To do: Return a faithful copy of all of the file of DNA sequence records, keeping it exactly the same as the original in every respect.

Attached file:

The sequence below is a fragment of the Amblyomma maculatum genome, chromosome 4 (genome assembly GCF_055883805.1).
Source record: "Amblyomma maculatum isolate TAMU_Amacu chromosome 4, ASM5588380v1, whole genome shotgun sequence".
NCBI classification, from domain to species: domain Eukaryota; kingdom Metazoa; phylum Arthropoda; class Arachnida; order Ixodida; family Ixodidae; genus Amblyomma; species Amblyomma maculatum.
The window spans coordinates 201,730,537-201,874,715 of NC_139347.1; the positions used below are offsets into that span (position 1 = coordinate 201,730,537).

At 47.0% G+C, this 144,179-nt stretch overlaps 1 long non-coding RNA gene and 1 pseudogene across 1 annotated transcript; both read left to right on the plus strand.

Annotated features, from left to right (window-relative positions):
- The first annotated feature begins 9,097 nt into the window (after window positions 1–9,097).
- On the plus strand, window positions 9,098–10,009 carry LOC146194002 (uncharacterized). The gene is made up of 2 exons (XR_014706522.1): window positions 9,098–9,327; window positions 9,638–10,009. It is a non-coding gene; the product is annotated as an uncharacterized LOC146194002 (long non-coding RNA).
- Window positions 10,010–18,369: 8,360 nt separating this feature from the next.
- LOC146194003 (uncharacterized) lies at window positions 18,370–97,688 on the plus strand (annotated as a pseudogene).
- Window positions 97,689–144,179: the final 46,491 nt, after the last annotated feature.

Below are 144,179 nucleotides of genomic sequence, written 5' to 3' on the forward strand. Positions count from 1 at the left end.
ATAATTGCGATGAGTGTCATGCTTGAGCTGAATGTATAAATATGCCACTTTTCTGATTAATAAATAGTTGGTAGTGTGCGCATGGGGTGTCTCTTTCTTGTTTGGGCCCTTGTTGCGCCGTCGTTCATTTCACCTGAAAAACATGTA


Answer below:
The sequence below is a fragment of the Amblyomma maculatum genome, chromosome 4 (genome assembly GCF_055883805.1).
Source record: "Amblyomma maculatum isolate TAMU_Amacu chromosome 4, ASM5588380v1, whole genome shotgun sequence".
NCBI classification, from domain to species: domain Eukaryota; kingdom Metazoa; phylum Arthropoda; class Arachnida; order Ixodida; family Ixodidae; genus Amblyomma; species Amblyomma maculatum.
The window spans coordinates 201,730,537-201,874,715 of NC_139347.1; the positions used below are offsets into that span (position 1 = coordinate 201,730,537).

At 47.0% G+C, this 144,179-nt stretch overlaps 1 long non-coding RNA gene and 1 pseudogene across 1 annotated transcript; both read left to right on the plus strand.

Annotated features, from left to right (window-relative positions):
- The first annotated feature begins 9,097 nt into the window (after window positions 1–9,097).
- On the plus strand, window positions 9,098–10,009 carry LOC146194002 (uncharacterized). The gene is made up of 2 exons (XR_014706522.1): window positions 9,098–9,327; window positions 9,638–10,009. It is a non-coding gene; the product is annotated as an uncharacterized LOC146194002 (long non-coding RNA).
- Window positions 10,010–18,369: 8,360 nt separating this feature from the next.
- LOC146194003 (uncharacterized) lies at window positions 18,370–97,688 on the plus strand (annotated as a pseudogene).
- Window positions 97,689–144,179: the final 46,491 nt, after the last annotated feature.

Below are 144,179 nucleotides of genomic sequence, written 5' to 3' on the forward strand. Positions count from 1 at the left end.
ATAATTGCGATGAGTGTCATGCTTGAGCTGAATGTATAAATATGCCACTTTTCTGATTAATAAATAGTTGGTAGTGTGCGCATGGGGTGTCTCTTTCTTGTTTGGGCCCTTGTTGCGCCGTCGTTCATTTCACCTGAAAAACATGTA